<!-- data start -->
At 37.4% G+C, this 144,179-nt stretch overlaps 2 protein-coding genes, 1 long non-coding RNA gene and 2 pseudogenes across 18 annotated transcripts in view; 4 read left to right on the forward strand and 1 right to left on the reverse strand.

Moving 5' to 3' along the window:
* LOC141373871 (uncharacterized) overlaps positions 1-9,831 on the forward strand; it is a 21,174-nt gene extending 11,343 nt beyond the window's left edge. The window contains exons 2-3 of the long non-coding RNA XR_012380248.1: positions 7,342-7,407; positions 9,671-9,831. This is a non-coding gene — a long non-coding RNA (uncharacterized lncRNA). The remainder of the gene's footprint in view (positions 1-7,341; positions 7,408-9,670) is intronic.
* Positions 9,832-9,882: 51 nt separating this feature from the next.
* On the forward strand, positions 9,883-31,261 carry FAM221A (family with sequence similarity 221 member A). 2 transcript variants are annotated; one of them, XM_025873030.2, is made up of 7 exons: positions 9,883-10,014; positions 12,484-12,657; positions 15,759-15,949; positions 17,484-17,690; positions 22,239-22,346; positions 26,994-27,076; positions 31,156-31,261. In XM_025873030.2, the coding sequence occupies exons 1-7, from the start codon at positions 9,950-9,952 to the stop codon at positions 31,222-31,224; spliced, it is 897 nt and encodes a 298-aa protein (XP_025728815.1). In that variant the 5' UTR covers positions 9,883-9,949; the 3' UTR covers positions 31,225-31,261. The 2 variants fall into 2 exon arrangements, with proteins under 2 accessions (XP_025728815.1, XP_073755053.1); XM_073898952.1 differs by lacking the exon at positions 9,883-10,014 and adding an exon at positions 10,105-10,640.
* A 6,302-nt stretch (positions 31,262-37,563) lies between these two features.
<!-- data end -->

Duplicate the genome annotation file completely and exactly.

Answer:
At 37.4% G+C, this 144,179-nt stretch overlaps 2 protein-coding genes, 1 long non-coding RNA gene and 2 pseudogenes across 18 annotated transcripts in view; 4 read left to right on the forward strand and 1 right to left on the reverse strand.

Moving 5' to 3' along the window:
* LOC141373871 (uncharacterized) overlaps positions 1-9,831 on the forward strand; it is a 21,174-nt gene extending 11,343 nt beyond the window's left edge. The window contains exons 2-3 of the long non-coding RNA XR_012380248.1: positions 7,342-7,407; positions 9,671-9,831. This is a non-coding gene — a long non-coding RNA (uncharacterized lncRNA). The remainder of the gene's footprint in view (positions 1-7,341; positions 7,408-9,670) is intronic.
* Positions 9,832-9,882: 51 nt separating this feature from the next.
* On the forward strand, positions 9,883-31,261 carry FAM221A (family with sequence similarity 221 member A). 2 transcript variants are annotated; one of them, XM_025873030.2, is made up of 7 exons: positions 9,883-10,014; positions 12,484-12,657; positions 15,759-15,949; positions 17,484-17,690; positions 22,239-22,346; positions 26,994-27,076; positions 31,156-31,261. In XM_025873030.2, the coding sequence occupies exons 1-7, from the start codon at positions 9,950-9,952 to the stop codon at positions 31,222-31,224; spliced, it is 897 nt and encodes a 298-aa protein (XP_025728815.1). In that variant the 5' UTR covers positions 9,883-9,949; the 3' UTR covers positions 31,225-31,261. The 2 variants fall into 2 exon arrangements, with proteins under 2 accessions (XP_025728815.1, XP_073755053.1); XM_073898952.1 differs by lacking the exon at positions 9,883-10,014 and adding an exon at positions 10,105-10,640.
* A 6,302-nt stretch (positions 31,262-37,563) lies between these two features.